New Zealand: whale watching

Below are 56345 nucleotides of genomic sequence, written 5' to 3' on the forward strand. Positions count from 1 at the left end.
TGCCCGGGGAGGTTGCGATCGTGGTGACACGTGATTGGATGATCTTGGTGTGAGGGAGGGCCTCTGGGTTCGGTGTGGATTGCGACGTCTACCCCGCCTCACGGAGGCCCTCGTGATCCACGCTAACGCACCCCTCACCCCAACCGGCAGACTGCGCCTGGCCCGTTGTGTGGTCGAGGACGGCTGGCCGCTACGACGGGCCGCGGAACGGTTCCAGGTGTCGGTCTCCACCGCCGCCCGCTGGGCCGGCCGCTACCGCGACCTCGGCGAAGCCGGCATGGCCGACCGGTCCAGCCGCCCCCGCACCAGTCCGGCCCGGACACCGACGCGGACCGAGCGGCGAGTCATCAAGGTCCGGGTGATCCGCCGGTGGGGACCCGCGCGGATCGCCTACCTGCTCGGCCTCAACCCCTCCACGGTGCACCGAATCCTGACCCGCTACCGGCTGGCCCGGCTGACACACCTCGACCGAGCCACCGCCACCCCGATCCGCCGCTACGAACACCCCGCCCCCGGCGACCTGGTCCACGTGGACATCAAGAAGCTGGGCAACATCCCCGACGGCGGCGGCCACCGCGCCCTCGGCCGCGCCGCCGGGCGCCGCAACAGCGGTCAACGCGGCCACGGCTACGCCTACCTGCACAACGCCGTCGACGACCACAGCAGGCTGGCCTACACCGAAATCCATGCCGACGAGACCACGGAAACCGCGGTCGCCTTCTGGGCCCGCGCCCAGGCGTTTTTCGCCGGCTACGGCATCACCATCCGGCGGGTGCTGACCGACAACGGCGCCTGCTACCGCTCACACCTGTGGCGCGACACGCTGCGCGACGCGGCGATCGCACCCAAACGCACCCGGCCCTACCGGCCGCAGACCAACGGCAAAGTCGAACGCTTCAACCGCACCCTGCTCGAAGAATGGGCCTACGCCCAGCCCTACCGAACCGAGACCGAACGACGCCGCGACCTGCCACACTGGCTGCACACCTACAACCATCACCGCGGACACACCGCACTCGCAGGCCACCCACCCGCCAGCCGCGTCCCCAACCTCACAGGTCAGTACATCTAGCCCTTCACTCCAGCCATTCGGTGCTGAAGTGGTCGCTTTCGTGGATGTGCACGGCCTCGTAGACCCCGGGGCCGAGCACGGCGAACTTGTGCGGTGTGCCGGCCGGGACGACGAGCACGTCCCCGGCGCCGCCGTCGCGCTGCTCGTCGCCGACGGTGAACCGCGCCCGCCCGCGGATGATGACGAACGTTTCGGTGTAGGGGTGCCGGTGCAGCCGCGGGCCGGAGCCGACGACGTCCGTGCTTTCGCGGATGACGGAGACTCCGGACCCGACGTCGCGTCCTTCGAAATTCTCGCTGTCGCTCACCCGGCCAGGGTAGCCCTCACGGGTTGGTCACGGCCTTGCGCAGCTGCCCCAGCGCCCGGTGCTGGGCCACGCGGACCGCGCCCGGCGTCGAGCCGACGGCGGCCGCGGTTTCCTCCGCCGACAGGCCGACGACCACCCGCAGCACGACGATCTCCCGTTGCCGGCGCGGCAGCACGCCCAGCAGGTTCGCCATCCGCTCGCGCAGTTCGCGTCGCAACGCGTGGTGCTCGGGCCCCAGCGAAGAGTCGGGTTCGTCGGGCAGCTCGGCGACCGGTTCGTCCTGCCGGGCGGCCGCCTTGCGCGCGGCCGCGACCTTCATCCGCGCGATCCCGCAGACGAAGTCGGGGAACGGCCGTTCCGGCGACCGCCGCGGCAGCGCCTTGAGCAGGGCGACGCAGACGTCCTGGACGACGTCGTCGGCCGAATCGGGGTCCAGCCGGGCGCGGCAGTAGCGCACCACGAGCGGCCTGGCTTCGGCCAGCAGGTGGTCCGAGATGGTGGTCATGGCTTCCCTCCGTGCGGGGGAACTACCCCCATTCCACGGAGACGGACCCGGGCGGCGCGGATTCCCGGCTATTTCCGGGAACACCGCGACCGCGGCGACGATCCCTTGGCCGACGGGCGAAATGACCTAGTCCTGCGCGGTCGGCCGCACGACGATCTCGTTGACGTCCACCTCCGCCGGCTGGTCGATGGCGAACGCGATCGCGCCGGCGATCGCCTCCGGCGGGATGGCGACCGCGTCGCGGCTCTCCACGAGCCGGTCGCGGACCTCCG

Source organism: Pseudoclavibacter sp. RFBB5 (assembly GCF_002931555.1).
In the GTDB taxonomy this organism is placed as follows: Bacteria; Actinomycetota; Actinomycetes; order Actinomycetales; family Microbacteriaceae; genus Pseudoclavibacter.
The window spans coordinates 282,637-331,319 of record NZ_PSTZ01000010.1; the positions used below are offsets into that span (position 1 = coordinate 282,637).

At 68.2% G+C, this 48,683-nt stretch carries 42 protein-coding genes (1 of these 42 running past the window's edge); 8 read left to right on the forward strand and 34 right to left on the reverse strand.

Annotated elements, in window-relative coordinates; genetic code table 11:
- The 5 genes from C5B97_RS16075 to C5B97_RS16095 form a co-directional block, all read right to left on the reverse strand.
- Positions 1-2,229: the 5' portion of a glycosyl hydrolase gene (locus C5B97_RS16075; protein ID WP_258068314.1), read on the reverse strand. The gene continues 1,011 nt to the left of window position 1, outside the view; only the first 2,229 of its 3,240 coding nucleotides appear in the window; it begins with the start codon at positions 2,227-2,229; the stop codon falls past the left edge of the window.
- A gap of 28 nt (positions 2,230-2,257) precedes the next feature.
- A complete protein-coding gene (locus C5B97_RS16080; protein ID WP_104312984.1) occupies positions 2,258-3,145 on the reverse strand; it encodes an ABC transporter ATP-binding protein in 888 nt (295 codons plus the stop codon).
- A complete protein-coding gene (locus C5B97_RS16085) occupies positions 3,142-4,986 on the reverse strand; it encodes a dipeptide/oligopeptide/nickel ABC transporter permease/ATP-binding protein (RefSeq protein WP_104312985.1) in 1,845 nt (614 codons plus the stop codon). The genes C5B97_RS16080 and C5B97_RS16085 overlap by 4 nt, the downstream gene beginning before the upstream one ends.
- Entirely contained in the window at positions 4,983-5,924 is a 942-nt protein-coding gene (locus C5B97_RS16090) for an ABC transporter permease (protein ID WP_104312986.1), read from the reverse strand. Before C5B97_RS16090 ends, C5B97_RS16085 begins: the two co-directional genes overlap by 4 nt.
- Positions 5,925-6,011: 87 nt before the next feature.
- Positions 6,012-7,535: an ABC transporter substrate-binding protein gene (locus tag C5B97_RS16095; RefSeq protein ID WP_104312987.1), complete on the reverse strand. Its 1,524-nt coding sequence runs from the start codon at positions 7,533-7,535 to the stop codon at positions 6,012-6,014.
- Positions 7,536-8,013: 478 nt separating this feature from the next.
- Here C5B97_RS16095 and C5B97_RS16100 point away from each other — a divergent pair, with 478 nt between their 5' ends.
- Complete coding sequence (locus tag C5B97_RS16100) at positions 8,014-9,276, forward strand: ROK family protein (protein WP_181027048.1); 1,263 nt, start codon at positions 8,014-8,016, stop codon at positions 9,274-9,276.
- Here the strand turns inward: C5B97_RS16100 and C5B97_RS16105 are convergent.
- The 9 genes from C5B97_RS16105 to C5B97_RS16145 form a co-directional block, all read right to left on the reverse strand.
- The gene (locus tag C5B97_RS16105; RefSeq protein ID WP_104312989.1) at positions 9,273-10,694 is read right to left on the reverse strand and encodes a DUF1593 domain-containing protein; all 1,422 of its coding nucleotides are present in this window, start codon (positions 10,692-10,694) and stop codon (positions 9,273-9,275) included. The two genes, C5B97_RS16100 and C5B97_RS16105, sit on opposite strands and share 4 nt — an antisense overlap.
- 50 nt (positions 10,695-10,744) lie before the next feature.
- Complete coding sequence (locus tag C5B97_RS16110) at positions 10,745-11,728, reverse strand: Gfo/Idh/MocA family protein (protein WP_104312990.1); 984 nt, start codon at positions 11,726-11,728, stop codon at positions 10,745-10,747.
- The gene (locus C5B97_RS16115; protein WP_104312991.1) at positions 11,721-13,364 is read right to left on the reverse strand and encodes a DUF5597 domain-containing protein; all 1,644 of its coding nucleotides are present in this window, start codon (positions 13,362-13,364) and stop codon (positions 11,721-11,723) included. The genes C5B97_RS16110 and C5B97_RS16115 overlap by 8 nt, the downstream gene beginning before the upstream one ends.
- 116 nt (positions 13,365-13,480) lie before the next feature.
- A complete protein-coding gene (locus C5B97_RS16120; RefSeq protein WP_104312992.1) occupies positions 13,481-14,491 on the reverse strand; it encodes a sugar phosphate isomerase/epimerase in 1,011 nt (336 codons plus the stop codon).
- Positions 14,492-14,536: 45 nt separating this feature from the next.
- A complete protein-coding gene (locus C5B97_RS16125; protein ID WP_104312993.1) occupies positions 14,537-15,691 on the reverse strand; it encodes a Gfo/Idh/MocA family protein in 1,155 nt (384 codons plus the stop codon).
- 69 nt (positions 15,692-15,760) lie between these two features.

There is such an expensive entertainment – Whale Watching, whale watching. There are several spots in America, South Africa, and Madagascar where people come from all over the world to see the world’s largest animals. Moreover, the considerable amounts paid for this adventure do not guarantee that you will see, in fact, a whale. A close friend of mine, for example, spent a whole day at sea near Boston, and saw nothing but the tears of disappointed children. Therefore, the offer to wrap in Kaikoura to watch whales I responded with uncharacteristically skepticism. Watch whales in Kaikoura come not just.Near the shore, not far from the town, there is a deep ocean depression Hikurangi, which is simply teeming with plankton, which is carried to the surface by the rising ocean current. Well, where plankton is, there are whales. For a long time, kaikura was a powerful whaling base, which now does not resemble anything, this poor fishing has long been a thing of the past. Now it is one of the centers of ecological tourism, one of the first to receive the “Green globe”, a kind of environmental Oscar in this part of the world. And they run this business in Kaikura Maori, which gives the adventure an extra touch of exoticism. Small boats and luxury catamarans, which can accommodate several dozen tourists-observers, are bobbing along the pier. We pass by small boats, heading just in time for the catamarans. Why do the four of us need a whole ship? It’s very simple, says Jean-Michel, on a catamaran, the pitching is invisible and he only rides his clients on them. And we are his guests. On the dock, we are greeted by a huge smiling Maori Roger Williams, who is tempted to call Jolly Roger (I have never seen small and unfriendly Maori in New Zealand). He is the captain and only crew member of our catamaran. I can’t help but say a few words about our vehicle. New Zealand’s closest neighbor, Australia, is famous around the world for its high – speed catamarans: two world leaders in this area – Incat and Austral-are based there, and Incat makes ships even for the US Navy. Apparently, our catamaran was made by this company. The ship is surprisingly agile and easy to manage, and our captain, sitting in a comfortable chair that resembles a mixture of the workplace of a trucker and a starship pilot, looks more like a driver than a sailor. And in front of Roger is not the traditional steering wheel, familiar to us since childhood, and that neither is the usual driver’s wheel. The catamaran, deftly maneuvering between other vessels, goes to sea, quickly gaining speed. Finding whales only looks like a game of roulette from the outside, in fact it is a high-tech business. The catamaran is equipped with a modern hydroacoustic station that displays on a large display in front of the captain the distance and direction to large underwater objects, which are our whales. An experienced Maori determines which whales are located by their muddy silhouettes and precisely directs them to the desired point. And not in the one that the sounder shows, but in the one where the whales should emerge. Different whales spend different times underwater. Right now, we’re hunting for a pair of humpback whales that come up every ten minutes. From the outside, it looks a bit like magic – Roger swims to a certain point, puts the catamaran on idle and waits. Almost by the hour, two huge backs with slightly curved fins appear directly ahead, release a couple of times with a snort up a fountain of spray and disappear into the ocean depths, waving goodbye to the giant blades of their tails. Our catamaran makes a dash to the next point and freezes again, with the whales emerging closer and closer each time. Either they got used to us, or the captain “took aim”. After a while, two wet backs get tired and we go away from the shore, where ten minutes later we come across a small “submarine” – lying on the surface of a sperm whale, the largest toothed whale. In fact, it looks more like a huge half-submerged log with an almost invisible rudimentary fin. You begin to understand why American whalers called it a ” freight car.” Periodically, the “wagon” releases a fountain of steam and spray into the air, without thinking of diving. Roger says that sperm whales ventilate their lungs longer than other whales before diving, but they may not appear on the surface for up to an hour and a half. But now our whale breathed, moved and began to disappear under the water, waving goodbye to us with its giant tail fin, which could easily fit a classic Soviet dacha. Interest in whales begins to wane, and Roger turns the catamaran in the direction of “dessert” – to Dolphin flocks. You don’t even need to look for them – you can see dolphins jumping several meters out of the water from a kilometer away. The second landmark is a small boat with tourists standing nearby. The flocks are really huge, and the water in their center is literally boiling from the rubber Dolphin backs. It is difficult to understand whether the dolphins are hunting, or playing the fool, and maybe both. A certain number of people notice our catamaran and begin to cut circles around it, passing at a great speed in centimeters from the stem. Some jump out of the water, some roll over on their backs and swim next to the light belly up. I feel like I’m on some kind of fun holiday, but I don’t fully understand its rules. Moreover, there are several flocks, and we cruise between them, observing completely different dolphins: dusky, Hector and bottle-nosed. You, full of impressions, going back to Kikuru. In a few hours, Jolly Roger has become almost a brother to me, and it’s a damn shame to leave him. Alexander Grek thanks Jean-Michel Jefferson and the company “Ahipara” for organizing a trip to New Zealand.